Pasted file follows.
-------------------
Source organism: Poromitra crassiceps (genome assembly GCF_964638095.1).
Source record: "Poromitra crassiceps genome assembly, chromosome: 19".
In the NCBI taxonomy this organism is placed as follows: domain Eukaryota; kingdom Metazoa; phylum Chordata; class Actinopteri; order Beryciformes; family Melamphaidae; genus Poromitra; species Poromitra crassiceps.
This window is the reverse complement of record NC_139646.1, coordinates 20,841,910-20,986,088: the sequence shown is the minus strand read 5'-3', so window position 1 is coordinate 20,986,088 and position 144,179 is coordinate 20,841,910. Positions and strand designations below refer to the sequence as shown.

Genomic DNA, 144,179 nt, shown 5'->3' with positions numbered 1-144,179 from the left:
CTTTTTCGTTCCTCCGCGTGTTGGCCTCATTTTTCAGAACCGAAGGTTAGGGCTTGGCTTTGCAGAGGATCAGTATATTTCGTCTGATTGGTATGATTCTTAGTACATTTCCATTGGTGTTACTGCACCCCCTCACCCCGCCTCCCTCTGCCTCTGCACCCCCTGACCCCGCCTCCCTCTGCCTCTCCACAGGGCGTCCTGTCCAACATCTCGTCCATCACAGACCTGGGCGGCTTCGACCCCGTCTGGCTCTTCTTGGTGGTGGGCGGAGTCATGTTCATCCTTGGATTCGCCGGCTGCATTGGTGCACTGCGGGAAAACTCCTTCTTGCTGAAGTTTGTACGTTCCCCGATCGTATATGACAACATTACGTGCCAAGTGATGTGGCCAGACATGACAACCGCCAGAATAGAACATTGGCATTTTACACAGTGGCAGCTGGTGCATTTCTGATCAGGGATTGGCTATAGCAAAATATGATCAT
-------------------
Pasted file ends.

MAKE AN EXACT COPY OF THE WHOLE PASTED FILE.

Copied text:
Source organism: Poromitra crassiceps (genome assembly GCF_964638095.1).
Source record: "Poromitra crassiceps genome assembly, chromosome: 19".
In the NCBI taxonomy this organism is placed as follows: domain Eukaryota; kingdom Metazoa; phylum Chordata; class Actinopteri; order Beryciformes; family Melamphaidae; genus Poromitra; species Poromitra crassiceps.
This window is the reverse complement of record NC_139646.1, coordinates 20,841,910-20,986,088: the sequence shown is the minus strand read 5'-3', so window position 1 is coordinate 20,986,088 and position 144,179 is coordinate 20,841,910. Positions and strand designations below refer to the sequence as shown.

Genomic DNA, 144,179 nt, shown 5'->3' with positions numbered 1-144,179 from the left:
CTTTTTCGTTCCTCCGCGTGTTGGCCTCATTTTTCAGAACCGAAGGTTAGGGCTTGGCTTTGCAGAGGATCAGTATATTTCGTCTGATTGGTATGATTCTTAGTACATTTCCATTGGTGTTACTGCACCCCCTCACCCCGCCTCCCTCTGCCTCTGCACCCCCTGACCCCGCCTCCCTCTGCCTCTCCACAGGGCGTCCTGTCCAACATCTCGTCCATCACAGACCTGGGCGGCTTCGACCCCGTCTGGCTCTTCTTGGTGGTGGGCGGAGTCATGTTCATCCTTGGATTCGCCGGCTGCATTGGTGCACTGCGGGAAAACTCCTTCTTGCTGAAGTTTGTACGTTCCCCGATCGTATATGACAACATTACGTGCCAAGTGATGTGGCCAGACATGACAACCGCCAGAATAGAACATTGGCATTTTACACAGTGGCAGCTGGTGCATTTCTGATCAGGGATTGGCTATAGCAAAATATGATCAT